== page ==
2401 West 5th Street | Architect Unknown | Built: 1902 | Closed: 1985
Polish immigrants incorporated the Sts. Peter & Paul Polish Roman Catholic Society in 1898 with the goal of establishing a Polish Catholic school in Duluth’s West End. Meanwhile, West End Polish Catholics attended services at St. Mary Star of the Sea above downtown, several miles east of their neighborhood. By 1901 they had hired architect I. Vernon Hill to draw up plans for the only church he was known to have designed, a massive Gothic Revival edifice faced with red pressed brick and trimmed with matching sandstone. The building’s most distinctive feature is its octagonal central tower rising above the Fifth Street façade, originally capped with a tall pyramidal steeple crowned with cross. Other Gothic elements include Gothic-arch entryways and lancet windows, tower buttresses, and castellations that give the two-and-a-half-story building a fortresslike appearance.
Its cornerstone was laid July 1901, and masses began in 1902, led by Reverend John W. Rakowski until October 1903, when Reverend Leo Laskowski took over. In 1909 Laskowski found his church embroiled in controversy. The previous year Bishop McGolrick took ownership of the building according to American Roman Catholic Church policy. The Sts. Peter & Paul Society objected and took the matter to court—and won. Despite their objection to McGolrick’s move, the parishioners remained loyal to the Roman Catholic Church. Most of them, anyway.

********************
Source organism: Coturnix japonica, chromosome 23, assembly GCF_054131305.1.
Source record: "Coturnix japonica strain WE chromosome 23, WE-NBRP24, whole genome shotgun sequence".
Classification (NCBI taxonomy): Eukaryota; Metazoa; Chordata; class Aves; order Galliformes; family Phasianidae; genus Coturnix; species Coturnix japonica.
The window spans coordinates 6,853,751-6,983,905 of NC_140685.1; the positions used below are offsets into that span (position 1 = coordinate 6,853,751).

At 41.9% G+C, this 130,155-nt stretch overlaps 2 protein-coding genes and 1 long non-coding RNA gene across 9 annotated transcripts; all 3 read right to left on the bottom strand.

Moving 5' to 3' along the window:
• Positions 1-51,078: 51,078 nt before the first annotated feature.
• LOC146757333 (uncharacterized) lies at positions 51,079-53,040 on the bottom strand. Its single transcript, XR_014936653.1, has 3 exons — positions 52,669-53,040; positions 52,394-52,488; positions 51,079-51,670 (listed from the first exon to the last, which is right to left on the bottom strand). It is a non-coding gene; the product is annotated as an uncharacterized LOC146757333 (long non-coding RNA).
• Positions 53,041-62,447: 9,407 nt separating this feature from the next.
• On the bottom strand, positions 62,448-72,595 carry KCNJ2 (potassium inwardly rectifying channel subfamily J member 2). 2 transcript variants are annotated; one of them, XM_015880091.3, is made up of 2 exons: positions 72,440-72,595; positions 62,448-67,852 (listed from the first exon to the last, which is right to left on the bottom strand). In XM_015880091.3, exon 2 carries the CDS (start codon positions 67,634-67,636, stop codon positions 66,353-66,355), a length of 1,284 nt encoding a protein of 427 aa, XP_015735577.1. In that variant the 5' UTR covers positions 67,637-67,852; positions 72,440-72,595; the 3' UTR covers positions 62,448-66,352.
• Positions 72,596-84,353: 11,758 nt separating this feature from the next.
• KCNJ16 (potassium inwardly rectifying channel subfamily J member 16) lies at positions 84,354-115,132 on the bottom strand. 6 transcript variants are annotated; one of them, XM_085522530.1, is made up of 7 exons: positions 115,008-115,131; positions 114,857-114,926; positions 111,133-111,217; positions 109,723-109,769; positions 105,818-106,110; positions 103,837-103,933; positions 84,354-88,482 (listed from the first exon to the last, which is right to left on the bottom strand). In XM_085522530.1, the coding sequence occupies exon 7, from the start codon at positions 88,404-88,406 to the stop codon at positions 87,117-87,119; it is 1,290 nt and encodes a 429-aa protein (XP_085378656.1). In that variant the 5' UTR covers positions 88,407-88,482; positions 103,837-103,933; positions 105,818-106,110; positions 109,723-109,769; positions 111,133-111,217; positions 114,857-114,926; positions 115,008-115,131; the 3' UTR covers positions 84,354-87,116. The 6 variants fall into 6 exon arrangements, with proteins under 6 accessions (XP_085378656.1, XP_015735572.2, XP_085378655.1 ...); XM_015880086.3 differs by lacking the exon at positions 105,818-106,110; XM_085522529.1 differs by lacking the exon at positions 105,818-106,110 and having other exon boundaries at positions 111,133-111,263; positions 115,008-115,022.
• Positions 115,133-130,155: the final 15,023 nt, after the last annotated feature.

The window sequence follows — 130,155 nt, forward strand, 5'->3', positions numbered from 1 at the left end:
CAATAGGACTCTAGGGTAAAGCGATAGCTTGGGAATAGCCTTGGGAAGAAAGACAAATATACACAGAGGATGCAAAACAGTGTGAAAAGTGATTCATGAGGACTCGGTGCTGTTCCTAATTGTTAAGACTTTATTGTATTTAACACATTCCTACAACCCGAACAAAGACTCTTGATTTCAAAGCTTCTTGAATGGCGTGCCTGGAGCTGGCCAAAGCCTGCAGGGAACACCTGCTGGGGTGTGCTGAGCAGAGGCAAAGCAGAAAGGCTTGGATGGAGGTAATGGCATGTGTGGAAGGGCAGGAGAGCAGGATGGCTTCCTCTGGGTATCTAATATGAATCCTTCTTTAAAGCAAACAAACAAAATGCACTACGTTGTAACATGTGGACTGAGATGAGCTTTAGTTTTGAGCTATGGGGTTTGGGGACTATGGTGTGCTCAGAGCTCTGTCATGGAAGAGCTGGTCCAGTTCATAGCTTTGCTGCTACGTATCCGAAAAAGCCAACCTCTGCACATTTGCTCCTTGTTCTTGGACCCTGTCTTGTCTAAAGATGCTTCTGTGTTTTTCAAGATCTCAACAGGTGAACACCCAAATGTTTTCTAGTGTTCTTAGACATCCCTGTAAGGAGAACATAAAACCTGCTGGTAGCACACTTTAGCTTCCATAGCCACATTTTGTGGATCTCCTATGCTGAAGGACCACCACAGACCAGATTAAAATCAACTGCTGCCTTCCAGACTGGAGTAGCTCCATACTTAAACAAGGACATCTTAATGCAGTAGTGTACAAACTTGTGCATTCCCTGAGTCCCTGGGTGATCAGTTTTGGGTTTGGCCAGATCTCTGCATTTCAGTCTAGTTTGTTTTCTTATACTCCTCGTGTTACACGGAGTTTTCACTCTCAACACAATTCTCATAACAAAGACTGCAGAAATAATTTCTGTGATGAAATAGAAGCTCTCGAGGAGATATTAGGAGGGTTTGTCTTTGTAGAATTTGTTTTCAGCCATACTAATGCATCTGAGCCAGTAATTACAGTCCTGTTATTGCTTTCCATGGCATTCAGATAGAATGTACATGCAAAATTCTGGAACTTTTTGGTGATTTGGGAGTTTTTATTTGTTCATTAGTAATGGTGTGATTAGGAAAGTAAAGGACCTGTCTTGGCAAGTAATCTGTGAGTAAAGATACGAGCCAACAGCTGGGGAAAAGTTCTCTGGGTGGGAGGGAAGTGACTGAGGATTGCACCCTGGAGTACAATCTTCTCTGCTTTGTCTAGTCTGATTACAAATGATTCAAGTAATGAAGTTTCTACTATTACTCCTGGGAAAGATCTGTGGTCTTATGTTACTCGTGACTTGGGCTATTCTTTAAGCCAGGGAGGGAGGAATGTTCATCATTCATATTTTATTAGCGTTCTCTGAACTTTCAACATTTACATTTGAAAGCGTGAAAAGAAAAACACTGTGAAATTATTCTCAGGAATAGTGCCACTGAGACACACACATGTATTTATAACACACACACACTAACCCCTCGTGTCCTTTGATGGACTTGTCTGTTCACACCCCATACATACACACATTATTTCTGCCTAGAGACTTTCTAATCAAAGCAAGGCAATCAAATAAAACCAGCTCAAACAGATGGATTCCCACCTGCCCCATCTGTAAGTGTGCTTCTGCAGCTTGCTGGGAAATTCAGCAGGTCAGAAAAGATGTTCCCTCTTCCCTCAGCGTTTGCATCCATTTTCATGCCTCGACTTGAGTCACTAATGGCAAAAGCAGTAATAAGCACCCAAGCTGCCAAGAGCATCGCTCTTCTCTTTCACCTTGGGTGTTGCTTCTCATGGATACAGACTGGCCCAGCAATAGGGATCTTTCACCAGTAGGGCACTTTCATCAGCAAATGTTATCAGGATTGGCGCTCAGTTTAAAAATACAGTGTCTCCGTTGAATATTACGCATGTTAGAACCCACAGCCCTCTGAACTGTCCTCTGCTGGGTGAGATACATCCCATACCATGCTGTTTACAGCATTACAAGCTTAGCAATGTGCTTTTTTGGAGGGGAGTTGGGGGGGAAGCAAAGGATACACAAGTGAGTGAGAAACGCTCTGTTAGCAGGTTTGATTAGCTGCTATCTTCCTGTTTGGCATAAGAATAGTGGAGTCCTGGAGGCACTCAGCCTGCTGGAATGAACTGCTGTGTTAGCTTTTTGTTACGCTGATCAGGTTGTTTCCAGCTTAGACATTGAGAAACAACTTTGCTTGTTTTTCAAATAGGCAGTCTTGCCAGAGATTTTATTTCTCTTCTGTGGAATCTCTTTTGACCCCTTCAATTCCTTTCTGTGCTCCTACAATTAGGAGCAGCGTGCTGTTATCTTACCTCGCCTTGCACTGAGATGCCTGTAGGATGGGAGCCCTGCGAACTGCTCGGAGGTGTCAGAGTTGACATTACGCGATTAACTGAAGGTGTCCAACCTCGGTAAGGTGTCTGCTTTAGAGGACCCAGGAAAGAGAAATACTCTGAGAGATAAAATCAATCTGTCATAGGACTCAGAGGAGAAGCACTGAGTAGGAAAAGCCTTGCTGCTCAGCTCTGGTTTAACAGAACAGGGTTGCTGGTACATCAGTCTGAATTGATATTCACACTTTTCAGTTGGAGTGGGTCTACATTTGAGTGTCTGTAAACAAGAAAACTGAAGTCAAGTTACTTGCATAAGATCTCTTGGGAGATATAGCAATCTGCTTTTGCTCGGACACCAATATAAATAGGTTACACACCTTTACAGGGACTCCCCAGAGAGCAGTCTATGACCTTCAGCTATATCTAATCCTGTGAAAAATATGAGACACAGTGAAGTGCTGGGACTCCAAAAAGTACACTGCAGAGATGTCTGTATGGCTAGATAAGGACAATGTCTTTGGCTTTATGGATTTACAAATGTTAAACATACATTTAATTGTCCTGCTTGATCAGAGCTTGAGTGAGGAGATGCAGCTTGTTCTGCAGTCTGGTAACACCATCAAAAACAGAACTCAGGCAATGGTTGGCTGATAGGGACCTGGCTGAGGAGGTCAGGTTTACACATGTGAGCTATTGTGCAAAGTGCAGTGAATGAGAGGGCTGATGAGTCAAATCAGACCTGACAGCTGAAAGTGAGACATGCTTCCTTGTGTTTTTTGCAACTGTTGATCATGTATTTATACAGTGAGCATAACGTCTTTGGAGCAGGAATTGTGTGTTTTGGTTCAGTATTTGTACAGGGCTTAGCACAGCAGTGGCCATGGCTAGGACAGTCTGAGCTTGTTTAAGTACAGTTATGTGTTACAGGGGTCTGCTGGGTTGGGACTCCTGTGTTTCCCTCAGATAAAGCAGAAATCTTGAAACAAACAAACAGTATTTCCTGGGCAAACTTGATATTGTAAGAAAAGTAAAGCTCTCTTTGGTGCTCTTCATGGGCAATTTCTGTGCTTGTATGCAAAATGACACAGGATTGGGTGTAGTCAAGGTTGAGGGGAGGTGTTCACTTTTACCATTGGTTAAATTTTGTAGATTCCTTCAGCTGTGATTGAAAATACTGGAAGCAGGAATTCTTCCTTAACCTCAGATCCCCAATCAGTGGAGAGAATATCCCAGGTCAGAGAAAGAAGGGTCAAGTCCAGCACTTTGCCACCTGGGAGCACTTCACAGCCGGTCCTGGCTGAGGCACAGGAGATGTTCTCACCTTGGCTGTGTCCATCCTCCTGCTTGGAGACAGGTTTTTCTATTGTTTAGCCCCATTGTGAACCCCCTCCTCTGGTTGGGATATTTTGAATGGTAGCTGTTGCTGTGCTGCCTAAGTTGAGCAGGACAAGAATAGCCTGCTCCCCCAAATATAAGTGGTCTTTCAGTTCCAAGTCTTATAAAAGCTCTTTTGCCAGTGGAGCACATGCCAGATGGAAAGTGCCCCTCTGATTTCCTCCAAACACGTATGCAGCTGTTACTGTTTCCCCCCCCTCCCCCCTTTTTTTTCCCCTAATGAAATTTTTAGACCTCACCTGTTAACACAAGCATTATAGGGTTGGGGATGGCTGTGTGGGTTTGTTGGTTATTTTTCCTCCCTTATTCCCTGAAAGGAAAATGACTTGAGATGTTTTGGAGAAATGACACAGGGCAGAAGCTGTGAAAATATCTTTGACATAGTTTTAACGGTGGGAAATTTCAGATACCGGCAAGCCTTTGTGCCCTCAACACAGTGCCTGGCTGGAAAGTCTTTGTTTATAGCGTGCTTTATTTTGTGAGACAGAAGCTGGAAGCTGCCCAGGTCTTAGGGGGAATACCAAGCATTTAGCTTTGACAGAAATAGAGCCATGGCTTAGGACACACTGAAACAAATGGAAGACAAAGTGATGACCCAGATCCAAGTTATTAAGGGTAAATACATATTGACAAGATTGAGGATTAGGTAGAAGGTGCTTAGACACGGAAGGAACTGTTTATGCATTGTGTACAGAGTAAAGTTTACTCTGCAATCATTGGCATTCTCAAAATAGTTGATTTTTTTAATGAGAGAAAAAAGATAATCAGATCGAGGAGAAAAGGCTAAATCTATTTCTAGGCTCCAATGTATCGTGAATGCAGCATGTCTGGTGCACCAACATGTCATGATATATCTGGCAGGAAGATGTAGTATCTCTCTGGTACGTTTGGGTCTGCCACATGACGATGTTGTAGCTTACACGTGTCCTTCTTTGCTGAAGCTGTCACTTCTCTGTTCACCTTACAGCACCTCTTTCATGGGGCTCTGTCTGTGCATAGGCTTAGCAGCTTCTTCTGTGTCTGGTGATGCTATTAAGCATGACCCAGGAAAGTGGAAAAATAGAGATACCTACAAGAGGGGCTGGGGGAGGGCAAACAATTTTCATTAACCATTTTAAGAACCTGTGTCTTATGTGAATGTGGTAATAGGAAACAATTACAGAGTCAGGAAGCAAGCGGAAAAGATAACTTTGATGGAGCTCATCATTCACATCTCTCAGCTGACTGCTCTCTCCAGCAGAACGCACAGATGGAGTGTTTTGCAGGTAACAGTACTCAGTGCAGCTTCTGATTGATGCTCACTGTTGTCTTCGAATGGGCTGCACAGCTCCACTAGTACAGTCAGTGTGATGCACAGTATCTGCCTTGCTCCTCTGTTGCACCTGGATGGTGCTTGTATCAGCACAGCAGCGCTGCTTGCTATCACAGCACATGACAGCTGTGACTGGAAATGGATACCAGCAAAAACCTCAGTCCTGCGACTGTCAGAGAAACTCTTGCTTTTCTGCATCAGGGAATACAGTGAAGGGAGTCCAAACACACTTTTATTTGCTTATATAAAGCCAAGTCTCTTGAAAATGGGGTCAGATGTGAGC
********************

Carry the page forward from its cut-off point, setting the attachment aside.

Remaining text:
Later that year twenty-five families representing about 20 percent of the congregation decided they wanted the church to join the Polish National Catholic Church. By then Laskowski had left Duluth (though he would return years later and retire in the Zenith City). When the Nationalist group invited Father Andrew Ryczek of Duluth’s St. Josephat’s Independent Polish Catholic Church to speak at Sts. Peter and Paul, things got ugly. Parishioners loyal to the Roman Catholic Church—all of them women and children—pelted the priest and his associates with eggs, rocks, and gravel. One egg struck Ryczek square in the face. The matter again ended up in the local courts, this time ruling in favor of the Roman Catholic authorities. Reverend Joseph Ciemenski was brought in in 1911, according to Duluth Diocese historian P. J. Lydon, “to reorganize the distracted parish.”
Apparently he did a good job, as Sts. Peter & Paul remained part of the Duluth Diocese until the 1970s. In 1975 Sts. Peter & Paul’s congregation joined with that of St. Jean-Baptiste and St. Clement to create the Holy Family Catholic Church. Sts. Peter & Paul closed when a new church building opened in 1996. The building sat vacant for some time after it was closed. Since 2010 the building has been home to the Rock Hill Community Church. It still looks much as it did in 1902, but the original steeple was removed and replaced by a much shorter, dome-like roof sometime after 1960.